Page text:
Home Food for Thought Backyard gardens can help alleviate poverty in N. Cape

Backyard gardens can help alleviate poverty in N. Cape

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Backyard gardens: Zandisile Luphahla is the spokesperson to the MEC of the new Northern Cape department of agriculture, environmental affairs, rural development and land reform. Photo: Supplied/Food For Mzansi

For centuries, food gardens were the source of basic foods for many Mzansi households. Zandisile Luphahla calls for a revival of these gardens. He believes it can greatly contribute to improved livelihoods and household economic welfare.

Food gardens were always an important element of family farming and local food systems. It was common for many households to turn even a tiny plot of land into a little food production and economic hub.

Home gardens have always played a positive role towards addressing food insecurity and malnutrition in our communities – going to the extent of providing additional benefits such as income for poor families.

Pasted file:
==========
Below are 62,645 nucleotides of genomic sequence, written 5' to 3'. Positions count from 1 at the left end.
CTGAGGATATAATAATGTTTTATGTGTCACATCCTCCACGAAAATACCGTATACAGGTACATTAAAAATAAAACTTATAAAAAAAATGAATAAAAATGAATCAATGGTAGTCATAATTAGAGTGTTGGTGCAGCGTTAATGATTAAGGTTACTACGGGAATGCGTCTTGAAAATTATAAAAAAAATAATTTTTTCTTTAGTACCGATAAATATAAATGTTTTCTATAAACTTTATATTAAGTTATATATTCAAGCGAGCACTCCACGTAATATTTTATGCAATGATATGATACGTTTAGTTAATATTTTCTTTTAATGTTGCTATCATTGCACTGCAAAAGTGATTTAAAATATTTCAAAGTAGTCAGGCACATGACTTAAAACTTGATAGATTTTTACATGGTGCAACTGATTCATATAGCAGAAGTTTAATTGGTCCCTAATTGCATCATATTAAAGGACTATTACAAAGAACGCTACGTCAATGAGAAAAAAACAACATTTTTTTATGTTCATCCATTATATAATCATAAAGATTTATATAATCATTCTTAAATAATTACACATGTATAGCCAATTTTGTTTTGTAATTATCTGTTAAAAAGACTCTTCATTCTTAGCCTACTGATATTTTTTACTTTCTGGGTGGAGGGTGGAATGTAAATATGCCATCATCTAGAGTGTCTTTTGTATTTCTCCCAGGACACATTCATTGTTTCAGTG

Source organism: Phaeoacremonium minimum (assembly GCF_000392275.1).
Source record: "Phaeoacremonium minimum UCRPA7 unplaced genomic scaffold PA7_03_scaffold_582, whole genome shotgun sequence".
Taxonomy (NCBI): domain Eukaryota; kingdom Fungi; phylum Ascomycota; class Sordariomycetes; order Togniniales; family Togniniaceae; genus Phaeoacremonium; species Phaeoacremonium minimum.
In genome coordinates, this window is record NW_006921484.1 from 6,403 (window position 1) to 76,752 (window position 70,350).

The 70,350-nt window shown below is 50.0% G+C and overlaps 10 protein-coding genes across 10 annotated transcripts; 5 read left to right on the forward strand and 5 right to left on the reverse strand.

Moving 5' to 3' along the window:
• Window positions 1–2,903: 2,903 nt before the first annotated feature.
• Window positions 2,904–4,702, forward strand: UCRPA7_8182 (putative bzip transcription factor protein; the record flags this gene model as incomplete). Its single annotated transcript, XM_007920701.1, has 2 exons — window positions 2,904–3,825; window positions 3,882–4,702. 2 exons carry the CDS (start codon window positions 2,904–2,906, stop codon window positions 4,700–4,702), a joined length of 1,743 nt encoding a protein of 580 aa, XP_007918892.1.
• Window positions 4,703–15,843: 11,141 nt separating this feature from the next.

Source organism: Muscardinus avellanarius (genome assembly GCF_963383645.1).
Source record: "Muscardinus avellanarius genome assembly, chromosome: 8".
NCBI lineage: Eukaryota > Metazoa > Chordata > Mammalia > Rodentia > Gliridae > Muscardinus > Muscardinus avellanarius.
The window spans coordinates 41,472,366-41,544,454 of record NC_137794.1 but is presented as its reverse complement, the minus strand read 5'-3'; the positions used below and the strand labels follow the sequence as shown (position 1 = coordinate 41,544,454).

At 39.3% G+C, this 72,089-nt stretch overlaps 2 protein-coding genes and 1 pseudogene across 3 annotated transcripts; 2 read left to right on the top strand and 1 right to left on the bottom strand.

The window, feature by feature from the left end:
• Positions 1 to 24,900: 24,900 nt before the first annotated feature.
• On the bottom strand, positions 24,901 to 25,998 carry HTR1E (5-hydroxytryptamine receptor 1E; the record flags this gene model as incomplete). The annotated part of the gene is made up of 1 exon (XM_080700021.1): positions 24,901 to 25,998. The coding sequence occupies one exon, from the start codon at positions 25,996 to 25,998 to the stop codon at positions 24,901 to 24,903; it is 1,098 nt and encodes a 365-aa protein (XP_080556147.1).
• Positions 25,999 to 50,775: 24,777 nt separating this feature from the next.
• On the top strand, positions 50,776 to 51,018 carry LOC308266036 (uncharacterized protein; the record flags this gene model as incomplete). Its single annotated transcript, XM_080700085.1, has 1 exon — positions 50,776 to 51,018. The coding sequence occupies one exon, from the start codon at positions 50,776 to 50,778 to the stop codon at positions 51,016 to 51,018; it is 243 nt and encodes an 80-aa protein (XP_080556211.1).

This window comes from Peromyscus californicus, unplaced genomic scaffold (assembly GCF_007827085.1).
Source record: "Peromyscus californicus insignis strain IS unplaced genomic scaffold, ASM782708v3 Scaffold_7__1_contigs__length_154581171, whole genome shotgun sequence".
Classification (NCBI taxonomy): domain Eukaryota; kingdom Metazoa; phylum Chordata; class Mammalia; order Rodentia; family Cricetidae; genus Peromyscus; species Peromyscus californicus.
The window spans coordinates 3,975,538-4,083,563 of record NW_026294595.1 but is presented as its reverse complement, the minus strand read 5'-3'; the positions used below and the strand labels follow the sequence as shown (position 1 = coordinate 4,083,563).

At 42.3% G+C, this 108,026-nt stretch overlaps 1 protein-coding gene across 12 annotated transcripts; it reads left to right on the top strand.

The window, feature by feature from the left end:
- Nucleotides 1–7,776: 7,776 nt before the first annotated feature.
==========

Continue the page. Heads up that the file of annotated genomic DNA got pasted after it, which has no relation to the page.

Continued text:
For those of us who grew up in rural areas, taking care of the establishment and the upkeep of food gardens for our households was a basic a requirement from our parents.

Though there was not water to spare, as children we were held responsible for “ukucenkceshela imifino nee-mbotyi zika Mama” [watering our mother’s spinach and green beans].

The magic of family food gardens

My mother was quick to remind us that food was expensive and that the garden helped us a great deal. At least we were able to harvest the produce, cook porridge and eat.

We would hit the streets to go and sell the remains of what has been harvested from our family food garden.

The money made would assist in the daily running of the household.

Since the advent of time, as related even in the Bible, families depended on tilling the soil to live. The first family recorded, Adam, Eve and their sons Cain and Abel, are said to have relied on crop and livestock farming.